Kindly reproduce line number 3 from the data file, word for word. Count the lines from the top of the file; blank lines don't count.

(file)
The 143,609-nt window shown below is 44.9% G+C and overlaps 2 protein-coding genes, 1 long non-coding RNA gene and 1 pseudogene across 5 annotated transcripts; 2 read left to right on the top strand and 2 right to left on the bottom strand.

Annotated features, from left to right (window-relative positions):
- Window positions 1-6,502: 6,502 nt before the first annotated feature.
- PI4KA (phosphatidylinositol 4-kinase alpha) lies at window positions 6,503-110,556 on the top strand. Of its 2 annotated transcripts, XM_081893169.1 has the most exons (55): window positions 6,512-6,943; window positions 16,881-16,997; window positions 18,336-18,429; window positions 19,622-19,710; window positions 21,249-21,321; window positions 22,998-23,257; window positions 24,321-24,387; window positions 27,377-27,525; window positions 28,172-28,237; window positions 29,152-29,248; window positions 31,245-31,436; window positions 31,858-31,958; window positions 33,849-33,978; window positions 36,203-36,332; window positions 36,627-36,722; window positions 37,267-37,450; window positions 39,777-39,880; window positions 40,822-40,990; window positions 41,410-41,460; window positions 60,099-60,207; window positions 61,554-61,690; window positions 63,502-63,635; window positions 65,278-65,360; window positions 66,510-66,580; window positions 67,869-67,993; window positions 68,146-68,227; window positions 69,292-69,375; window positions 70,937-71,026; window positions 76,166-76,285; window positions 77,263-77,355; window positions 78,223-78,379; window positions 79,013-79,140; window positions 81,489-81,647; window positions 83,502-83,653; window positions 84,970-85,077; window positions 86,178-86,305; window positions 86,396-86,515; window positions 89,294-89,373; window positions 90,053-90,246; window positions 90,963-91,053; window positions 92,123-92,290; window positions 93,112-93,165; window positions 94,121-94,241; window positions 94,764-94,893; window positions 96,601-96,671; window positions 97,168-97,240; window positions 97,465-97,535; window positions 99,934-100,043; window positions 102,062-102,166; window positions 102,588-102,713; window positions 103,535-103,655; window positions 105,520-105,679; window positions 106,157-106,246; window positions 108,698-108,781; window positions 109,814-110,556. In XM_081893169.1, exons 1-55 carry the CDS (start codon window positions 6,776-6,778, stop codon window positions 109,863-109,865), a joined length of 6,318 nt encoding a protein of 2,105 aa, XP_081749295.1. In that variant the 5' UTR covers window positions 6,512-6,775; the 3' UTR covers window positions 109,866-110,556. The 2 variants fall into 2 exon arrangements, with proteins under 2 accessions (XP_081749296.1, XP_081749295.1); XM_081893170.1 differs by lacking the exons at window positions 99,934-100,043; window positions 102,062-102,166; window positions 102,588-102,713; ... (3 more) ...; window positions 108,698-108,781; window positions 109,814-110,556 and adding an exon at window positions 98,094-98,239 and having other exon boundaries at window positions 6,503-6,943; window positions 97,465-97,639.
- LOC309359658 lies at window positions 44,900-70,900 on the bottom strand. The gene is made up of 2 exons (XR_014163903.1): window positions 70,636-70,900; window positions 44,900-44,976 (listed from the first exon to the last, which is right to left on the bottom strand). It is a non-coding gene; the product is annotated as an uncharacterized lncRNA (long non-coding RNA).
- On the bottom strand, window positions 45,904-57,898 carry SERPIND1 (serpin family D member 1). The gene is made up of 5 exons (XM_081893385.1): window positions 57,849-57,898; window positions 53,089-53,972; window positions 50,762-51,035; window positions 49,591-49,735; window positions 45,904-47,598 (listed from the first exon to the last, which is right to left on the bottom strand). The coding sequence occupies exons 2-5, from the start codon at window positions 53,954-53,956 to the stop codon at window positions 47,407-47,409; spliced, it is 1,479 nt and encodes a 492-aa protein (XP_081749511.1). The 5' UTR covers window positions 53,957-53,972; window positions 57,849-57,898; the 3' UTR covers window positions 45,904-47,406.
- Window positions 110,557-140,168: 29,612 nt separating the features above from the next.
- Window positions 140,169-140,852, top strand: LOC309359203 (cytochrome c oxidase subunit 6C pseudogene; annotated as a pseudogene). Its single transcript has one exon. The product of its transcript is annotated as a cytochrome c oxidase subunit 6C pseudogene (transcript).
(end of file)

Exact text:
- Window positions 1-6,502: 6,502 nt before the first annotated feature.